Engineers work to repair Oroville Dam spillway ahead of more storms

David Sim

The 180,000 people who were ordered to evacuate their homes downstream of the damaged Oroville Dam face an indefinite stay in shelters as engineers work to repair the structure before more storms sweep the region. After what looks set to be the wettest winter in northern California following years of drought, more rain is forecast this week.

The threat emerged after weeks of storms dumped rain and snow across California, particularly in northern parts of the state. The Department of Water Resources began releasing water down the main spillway last week to make more room in the reservoir behind the 770ft-high Oroville Dam, the largest in the US.

But when a chunk of concrete tore out of the spillway, creating a 200ft-long, 30ft-deep hole, water managers began using the emergency spillway for the first time in its 48-year history. The flow of water was so fierce it ripped through a road and carved out deep chasms in the ground.

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Helicopters have been dropping giant rock-filled sandbags into the gap at the top of the emergency spillway to rebuild the eroded hillside. Authorities say they have averted the immediate danger of a catastrophic failure that could unleash a wall of water three storeys high on towns below.

Oroville dam California

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Oroville dam California
Oroville dam California

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Oroville dam California
Oroville dam California
Oroville dam California
Oroville dam California
Oroville dam California
Oroville dam California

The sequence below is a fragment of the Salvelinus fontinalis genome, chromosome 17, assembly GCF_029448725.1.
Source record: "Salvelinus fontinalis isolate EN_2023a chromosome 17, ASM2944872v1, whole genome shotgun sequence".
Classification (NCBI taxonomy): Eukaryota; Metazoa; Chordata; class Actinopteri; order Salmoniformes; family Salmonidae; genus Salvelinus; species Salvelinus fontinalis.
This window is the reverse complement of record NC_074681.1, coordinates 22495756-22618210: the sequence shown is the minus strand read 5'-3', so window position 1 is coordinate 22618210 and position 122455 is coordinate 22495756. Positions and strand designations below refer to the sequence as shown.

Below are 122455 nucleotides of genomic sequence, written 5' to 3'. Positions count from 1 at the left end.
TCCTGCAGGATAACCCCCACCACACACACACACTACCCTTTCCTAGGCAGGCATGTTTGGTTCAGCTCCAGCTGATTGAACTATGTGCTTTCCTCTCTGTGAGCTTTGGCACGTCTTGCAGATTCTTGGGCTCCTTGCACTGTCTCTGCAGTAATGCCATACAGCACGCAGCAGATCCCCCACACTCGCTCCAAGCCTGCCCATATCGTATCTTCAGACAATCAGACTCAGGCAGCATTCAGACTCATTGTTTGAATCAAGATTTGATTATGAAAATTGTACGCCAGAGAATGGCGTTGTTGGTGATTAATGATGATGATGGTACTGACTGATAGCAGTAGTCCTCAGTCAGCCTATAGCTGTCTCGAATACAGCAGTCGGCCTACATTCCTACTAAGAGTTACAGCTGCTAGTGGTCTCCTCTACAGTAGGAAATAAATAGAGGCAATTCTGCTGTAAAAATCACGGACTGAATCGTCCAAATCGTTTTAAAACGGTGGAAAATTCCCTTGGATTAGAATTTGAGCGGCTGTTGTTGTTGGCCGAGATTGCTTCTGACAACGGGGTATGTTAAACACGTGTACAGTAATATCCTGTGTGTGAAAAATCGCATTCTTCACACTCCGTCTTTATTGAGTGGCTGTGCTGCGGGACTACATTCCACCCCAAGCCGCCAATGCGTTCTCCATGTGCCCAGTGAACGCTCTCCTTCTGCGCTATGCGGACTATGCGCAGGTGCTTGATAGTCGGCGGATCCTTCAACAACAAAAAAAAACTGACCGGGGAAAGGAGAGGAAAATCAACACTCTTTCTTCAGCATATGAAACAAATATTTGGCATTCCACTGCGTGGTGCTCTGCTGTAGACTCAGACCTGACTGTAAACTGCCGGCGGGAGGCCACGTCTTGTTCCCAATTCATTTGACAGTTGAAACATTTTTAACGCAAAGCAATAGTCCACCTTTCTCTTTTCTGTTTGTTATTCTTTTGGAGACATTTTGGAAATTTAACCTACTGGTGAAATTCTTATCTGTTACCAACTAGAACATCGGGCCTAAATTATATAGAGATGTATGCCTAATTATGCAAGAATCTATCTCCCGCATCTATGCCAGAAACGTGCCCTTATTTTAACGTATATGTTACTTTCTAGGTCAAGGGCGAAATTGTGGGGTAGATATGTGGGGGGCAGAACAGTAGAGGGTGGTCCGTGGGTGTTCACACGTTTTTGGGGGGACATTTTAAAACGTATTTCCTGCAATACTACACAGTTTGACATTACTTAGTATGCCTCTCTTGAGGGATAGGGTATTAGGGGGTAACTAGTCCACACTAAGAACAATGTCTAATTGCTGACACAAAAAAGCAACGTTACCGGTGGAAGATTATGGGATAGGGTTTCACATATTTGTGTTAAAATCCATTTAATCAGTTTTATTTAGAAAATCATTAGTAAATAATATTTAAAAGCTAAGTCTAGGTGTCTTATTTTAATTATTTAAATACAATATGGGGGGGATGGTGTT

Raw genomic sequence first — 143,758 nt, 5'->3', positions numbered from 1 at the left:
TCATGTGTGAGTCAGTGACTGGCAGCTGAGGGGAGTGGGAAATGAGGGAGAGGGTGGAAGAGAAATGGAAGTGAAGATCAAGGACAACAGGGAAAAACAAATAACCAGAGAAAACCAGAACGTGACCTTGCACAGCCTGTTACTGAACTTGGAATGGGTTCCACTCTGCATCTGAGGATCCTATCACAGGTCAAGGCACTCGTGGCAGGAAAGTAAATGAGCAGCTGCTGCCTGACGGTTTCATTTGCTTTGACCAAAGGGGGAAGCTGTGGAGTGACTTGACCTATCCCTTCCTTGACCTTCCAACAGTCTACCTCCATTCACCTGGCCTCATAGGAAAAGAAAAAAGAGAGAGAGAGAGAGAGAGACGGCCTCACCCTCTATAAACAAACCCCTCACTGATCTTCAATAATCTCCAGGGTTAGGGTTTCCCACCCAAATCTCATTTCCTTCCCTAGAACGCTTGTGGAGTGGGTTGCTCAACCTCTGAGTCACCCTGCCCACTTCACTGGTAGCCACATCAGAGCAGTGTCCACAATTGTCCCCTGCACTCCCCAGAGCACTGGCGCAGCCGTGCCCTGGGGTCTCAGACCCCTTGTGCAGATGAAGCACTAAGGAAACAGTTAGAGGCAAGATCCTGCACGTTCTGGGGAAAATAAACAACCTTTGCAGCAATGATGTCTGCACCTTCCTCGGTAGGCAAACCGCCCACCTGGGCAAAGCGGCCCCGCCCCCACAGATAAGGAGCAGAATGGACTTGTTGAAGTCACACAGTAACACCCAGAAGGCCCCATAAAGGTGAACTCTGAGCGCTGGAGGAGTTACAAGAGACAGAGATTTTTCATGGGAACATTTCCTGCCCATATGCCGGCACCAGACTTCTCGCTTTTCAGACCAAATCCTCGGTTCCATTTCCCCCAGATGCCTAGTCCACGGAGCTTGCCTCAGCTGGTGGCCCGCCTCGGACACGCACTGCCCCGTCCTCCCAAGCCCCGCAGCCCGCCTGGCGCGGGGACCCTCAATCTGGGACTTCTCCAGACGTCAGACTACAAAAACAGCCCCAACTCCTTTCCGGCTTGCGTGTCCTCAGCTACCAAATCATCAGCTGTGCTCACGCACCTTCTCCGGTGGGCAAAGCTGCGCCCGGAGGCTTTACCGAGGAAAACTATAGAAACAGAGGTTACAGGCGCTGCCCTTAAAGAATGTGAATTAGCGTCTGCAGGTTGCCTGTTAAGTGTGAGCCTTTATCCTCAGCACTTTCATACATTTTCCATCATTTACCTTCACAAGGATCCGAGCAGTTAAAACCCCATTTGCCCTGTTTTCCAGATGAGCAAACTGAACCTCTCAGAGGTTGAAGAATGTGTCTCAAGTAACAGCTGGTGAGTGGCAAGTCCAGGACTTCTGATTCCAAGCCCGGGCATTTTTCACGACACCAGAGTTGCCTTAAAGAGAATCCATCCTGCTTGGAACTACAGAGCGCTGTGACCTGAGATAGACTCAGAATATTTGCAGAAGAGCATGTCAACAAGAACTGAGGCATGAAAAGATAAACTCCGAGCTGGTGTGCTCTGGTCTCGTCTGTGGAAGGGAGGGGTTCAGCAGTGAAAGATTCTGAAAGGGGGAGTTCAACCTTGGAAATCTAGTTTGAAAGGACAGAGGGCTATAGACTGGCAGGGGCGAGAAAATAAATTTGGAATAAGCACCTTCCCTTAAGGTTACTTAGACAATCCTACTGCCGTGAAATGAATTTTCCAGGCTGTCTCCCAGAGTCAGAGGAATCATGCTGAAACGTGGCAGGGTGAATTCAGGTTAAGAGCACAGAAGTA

Oroville dam California
Oroville dam California
Oroville dam California
Oroville dam California
Oroville dam California
Oroville dam California
Oroville dam California
Oroville dam California

The acting head of the state's Department of Water Resources said he was unaware of a 2005 report that recommended reinforcing the earthen emergency spillway with concrete to prevent damage. The spillway had never been used in the dam's nearly 50 years of operation, and it was not near capacity when it began to fail.

Environmental groups raised concerns years ago about the stability of the emergency spillway, but state and federal officials dismissed them and insisted the structure was safe, according to records. In 2005, three advocacy groups complained to the Federal Energy Regulatory Commission that using Lake Oroville's earthen spillway would cause significant erosion because it was not armoured with concrete.

They said soil, rocks and debris could be swept into the Feather River, potentially damaging highways, bridges and power plants. The groups warned of a complete failure of the dam itself, threatening lives and property. Nearly three years later, state officials said no "significant concerns" about the emergency spillway's integrity had been raised in any government or independent review.

Governor Jerry Brown has requested federal assistance from the Trump administration, setting aside previous criticism of the president. The state has vowed to resist many of his administration's efforts. But the governor said at a news conference that he's "sure that California and Washington will work in a constructive way. That's my attitude. There will be different points of view, but we're all one America."

Evacuee Kelly Remocal told AP she believed the public officials working on the problem were "downplaying everything so people don't freak out".

"I honestly don't think they're going to be able to do it, fix the problem," she said. "This requires a little more than a Band-Aid. At this point they have no choice but to give it a Band-Aid fix."

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